Nathan and I both agreed that this is one of the best Asian dishes we’ve made for the blog…maybe even THE best?! I think it has to do with the huge range of texture, color, and flavor that is brought together in one bowl. Savory, tender bulgogi (marinated, grilled beef) is served over crispy rice surrounded by a variety of veggies. The whole thing is traditionally topped off with a single fried egg, Kimchi, and Gochujang (Korean red pepper paste.)You can get creative with the mix-ins but we thought that bean sprouts, carrots, spinach, shiitake mushrooms, zucchini and a little seaweed provided the perfect balance. The thing that makes this dish so fun to eat is that every bite is your own personal flavor combination and no bite tastes the same as another. It’s the perfect combination of stir fry and salad, warm and cool. Don’t be intimidated by the number of mix-ins that you’ll need to prepare…they all go quickly and can be prepared in the same 2 pans so you don’t have a ton of dishes to do at the end. This is one we’ll be making again! Warning: This dish requires a trip to the Asian Market!
Soooo confession time: I didn’t actually pick out this wine…Nathan did. And he made an awesome choice! I had other plans during our normal weekend food run so Nathan procured all the ingredients and beverages for this post. Anyway, this is one of the best Pinot Noirs that I’ve tried. It has strong cherry and strawberry flavors with a finish of cranberry and clove. I felt that the wine had a freshness that went well with all the veggies but a solid enough body to stand up to the rich flavors in the meat and gochujang. Good choice!
This nice, light ale hit the spot with the Bibimbap! I always gravitate towards light beers with a solid malt back bone when making Asian dishes with lots of rich flavors and spices. This beer tops out at only 4.5% ABV so you can drink deeply to cleanse your palate and put out the fire from the spices from the Bibimbap. The beer pours a nice gold hue (derp, its the name of the beer afterall) with a nice white head. The beer has aromas of hops and a slight sweetness with nice sweet malty flavors and a refreshing crisp/dry finish.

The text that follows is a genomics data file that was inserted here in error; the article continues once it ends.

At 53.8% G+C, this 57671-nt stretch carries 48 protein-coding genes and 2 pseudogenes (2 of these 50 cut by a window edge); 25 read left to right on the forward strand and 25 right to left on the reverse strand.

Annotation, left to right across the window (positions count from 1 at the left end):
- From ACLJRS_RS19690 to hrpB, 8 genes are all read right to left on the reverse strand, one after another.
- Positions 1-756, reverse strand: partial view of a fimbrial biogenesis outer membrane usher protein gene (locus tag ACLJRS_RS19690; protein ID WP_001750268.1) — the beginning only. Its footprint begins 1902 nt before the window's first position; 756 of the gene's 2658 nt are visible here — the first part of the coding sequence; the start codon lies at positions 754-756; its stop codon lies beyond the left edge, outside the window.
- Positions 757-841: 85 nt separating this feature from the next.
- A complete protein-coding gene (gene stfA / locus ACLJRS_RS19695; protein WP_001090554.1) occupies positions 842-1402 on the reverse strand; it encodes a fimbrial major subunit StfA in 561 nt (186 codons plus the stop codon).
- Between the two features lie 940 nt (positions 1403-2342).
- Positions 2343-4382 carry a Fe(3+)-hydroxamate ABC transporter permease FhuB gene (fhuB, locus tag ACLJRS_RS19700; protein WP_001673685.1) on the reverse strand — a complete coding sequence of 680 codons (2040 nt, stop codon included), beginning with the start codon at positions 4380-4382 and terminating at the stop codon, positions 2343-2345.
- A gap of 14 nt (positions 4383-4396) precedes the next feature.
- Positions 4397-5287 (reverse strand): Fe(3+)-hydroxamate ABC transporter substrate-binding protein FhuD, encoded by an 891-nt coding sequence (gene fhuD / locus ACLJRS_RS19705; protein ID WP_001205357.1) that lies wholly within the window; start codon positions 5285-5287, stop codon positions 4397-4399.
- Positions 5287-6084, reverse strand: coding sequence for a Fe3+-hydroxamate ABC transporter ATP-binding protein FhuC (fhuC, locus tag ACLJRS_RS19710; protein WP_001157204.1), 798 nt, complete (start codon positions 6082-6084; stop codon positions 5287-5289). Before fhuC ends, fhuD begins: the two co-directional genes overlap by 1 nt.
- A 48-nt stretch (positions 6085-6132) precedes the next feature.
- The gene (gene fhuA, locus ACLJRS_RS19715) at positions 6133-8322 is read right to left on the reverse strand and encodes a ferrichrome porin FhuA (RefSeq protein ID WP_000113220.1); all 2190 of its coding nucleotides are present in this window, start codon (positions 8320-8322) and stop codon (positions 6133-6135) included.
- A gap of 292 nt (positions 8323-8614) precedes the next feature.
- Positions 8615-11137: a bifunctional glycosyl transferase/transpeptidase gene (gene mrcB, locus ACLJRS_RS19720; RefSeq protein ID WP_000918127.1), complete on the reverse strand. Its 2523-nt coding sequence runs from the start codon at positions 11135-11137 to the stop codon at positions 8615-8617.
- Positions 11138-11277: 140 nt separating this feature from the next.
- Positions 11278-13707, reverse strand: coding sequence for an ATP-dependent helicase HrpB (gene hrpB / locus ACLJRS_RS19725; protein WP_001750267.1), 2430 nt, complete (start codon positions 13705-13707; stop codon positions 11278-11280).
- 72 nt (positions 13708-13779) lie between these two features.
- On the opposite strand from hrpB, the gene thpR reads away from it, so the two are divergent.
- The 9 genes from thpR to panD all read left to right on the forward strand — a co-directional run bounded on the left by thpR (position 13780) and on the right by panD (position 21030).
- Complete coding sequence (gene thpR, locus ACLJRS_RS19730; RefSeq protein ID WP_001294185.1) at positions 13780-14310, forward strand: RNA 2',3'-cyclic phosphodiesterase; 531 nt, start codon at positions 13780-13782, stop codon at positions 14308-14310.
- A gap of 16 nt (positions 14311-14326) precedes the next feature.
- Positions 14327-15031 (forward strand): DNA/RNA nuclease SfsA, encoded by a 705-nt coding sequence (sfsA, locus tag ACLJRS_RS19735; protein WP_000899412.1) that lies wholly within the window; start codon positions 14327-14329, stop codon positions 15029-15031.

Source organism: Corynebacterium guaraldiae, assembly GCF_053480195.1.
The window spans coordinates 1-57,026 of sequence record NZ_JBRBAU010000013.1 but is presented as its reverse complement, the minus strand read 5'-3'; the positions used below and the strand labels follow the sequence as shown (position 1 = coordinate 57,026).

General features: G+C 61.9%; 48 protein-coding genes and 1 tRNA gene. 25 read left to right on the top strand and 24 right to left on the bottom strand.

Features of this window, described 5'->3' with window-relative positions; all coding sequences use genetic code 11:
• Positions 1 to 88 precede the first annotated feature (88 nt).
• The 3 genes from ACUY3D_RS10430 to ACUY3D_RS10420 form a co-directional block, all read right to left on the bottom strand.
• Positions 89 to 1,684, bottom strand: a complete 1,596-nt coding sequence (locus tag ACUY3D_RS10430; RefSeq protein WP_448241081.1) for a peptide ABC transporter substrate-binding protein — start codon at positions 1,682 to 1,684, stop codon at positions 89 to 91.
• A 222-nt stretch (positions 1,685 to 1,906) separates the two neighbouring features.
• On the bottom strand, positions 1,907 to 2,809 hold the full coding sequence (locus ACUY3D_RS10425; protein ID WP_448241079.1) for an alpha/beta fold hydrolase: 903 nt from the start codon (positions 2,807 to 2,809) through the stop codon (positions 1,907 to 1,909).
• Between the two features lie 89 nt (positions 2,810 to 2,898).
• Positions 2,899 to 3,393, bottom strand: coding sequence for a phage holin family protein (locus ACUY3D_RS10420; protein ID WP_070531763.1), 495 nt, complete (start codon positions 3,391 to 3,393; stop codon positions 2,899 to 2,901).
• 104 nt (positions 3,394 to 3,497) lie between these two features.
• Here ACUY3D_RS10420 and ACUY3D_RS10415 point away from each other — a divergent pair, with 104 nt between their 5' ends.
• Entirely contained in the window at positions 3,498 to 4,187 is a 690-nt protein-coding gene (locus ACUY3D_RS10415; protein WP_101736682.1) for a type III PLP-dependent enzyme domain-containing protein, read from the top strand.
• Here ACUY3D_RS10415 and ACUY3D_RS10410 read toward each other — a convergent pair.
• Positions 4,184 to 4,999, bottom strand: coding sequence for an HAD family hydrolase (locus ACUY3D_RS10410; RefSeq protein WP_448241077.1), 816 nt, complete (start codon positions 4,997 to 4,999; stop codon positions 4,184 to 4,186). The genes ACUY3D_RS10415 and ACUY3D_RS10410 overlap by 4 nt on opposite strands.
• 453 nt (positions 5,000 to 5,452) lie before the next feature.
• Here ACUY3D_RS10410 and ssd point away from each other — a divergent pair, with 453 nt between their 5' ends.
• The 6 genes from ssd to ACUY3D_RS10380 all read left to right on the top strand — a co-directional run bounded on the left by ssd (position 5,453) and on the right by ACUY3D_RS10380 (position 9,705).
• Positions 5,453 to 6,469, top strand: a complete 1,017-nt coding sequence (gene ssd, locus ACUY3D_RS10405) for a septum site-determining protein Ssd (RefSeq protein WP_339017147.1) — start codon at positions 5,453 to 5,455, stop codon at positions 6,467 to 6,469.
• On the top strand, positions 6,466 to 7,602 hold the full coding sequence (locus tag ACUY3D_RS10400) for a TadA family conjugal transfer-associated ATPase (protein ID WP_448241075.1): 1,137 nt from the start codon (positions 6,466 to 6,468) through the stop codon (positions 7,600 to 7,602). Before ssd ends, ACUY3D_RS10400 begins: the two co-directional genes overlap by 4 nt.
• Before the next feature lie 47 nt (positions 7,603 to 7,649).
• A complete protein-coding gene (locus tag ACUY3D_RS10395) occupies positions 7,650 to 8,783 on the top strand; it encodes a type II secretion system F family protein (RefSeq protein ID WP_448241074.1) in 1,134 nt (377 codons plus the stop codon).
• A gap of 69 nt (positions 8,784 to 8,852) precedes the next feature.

Makes 4 servings
From this recipe
1/2 cup reduced-sodium soy sauce
1/3 cup finely grated Asian pear with juices
2 scallions, thinly sliced
2 garlic cloves, minced
1 tablespoon raw or brown sugar
2 teaspoons grated peeled ginger
1 pound thinly sliced (1/8″) boneless beef rib-eye steak or short ribs
Crisp rice and assembly:
3 tablespoons toasted sesame oil, divided
8 cups steamed sushi rice or mixed grain rice (from 2 1/2 cups dry rice)
1. Whisk first 6 ingredients in a medium bowl. Add beef; toss to coat. Cover; chill for 30 minutes or up to 3 hours.
For crisp rice and assembly:
1. Heat 1 tablespoon oil in a large cast-iron or nonstick skillet over medium heat. Add rice; pat out in an even layer. Cook, rotating skillet for even browning (do not stir), until rice is golden and crisp on bottom, about 15 minutes.
2. Meanwhile, heat 1/2 tablespoon oil in a large heavy skillet over medium heat. Add one-quarter of beef and cook, turning once, until cooked through and lightly browned, about 3 minutes. Transfer to a bowl. Repeat in 3 batches with remaining oil and beef.
3. Divide rice among bowls. Top with beef, Bibimbap Mix-Ins, gochujang and eggs. Serve kimchi alongside.